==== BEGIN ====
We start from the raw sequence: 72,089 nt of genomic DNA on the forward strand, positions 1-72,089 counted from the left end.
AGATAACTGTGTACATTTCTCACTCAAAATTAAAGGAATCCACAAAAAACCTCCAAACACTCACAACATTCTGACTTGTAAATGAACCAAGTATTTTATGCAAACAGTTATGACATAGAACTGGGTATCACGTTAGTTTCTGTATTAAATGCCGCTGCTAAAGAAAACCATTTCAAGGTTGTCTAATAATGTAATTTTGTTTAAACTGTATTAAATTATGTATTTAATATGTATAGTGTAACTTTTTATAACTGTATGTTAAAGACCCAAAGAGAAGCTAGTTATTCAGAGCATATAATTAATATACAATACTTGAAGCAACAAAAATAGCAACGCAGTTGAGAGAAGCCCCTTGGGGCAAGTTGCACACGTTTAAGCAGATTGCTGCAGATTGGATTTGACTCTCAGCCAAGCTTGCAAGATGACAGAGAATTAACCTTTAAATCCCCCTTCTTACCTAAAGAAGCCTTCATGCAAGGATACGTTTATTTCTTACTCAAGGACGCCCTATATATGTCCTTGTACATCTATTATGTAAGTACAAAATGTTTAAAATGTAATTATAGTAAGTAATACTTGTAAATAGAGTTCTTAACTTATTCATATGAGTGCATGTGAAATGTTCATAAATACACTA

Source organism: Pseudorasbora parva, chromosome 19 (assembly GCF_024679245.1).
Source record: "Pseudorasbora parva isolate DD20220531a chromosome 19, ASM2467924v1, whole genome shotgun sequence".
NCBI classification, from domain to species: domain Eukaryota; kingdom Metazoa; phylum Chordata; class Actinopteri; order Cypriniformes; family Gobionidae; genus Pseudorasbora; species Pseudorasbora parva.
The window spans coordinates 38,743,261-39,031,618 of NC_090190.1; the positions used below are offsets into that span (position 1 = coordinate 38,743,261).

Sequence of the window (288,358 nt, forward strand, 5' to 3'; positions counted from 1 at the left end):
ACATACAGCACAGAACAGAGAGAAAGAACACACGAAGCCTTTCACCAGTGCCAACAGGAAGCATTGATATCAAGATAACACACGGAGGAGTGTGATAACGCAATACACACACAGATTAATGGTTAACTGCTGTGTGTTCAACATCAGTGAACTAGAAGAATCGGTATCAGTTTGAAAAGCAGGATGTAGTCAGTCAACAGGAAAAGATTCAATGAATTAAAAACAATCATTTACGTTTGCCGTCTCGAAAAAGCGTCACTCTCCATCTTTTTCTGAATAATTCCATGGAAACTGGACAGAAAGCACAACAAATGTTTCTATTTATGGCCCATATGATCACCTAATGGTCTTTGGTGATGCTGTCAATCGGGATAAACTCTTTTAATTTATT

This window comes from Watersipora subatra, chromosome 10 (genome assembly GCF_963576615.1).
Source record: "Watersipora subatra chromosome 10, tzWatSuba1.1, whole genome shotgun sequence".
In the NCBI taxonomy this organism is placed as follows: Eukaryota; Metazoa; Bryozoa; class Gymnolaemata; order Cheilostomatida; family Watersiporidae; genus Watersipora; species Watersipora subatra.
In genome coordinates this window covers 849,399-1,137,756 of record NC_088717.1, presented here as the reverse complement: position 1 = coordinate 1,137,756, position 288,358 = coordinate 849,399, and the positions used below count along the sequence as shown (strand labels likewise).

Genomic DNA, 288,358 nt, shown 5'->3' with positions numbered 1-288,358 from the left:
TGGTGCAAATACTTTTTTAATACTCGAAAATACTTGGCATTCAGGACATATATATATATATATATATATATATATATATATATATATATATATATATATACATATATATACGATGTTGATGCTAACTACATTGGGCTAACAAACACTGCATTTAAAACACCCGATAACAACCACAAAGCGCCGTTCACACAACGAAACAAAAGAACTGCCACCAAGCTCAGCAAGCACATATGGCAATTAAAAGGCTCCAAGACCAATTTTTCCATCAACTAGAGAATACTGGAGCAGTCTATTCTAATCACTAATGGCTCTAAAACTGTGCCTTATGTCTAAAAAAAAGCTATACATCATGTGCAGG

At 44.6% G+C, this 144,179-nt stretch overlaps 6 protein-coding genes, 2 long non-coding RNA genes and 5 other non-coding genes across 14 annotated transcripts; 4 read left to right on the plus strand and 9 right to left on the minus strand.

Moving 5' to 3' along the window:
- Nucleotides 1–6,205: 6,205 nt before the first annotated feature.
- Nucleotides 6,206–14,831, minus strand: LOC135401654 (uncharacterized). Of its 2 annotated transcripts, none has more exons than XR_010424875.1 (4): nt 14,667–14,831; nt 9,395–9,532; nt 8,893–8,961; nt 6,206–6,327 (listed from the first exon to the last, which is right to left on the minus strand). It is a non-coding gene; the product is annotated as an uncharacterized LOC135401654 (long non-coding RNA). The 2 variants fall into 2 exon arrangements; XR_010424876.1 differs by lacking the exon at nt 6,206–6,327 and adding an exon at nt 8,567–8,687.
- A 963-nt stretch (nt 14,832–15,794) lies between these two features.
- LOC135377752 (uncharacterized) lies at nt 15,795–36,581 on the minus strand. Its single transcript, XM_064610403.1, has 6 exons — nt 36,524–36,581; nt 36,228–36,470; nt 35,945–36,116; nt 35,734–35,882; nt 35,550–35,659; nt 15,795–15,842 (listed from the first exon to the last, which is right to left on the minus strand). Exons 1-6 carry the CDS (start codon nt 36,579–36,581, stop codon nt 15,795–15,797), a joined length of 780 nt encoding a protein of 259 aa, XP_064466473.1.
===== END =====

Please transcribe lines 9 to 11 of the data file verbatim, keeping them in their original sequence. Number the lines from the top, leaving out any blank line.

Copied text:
This window comes from Watersipora subatra, chromosome 10 (genome assembly GCF_963576615.1).
Source record: "Watersipora subatra chromosome 10, tzWatSuba1.1, whole genome shotgun sequence".
In the NCBI taxonomy this organism is placed as follows: Eukaryota; Metazoa; Bryozoa; class Gymnolaemata; order Cheilostomatida; family Watersiporidae; genus Watersipora; species Watersipora subatra.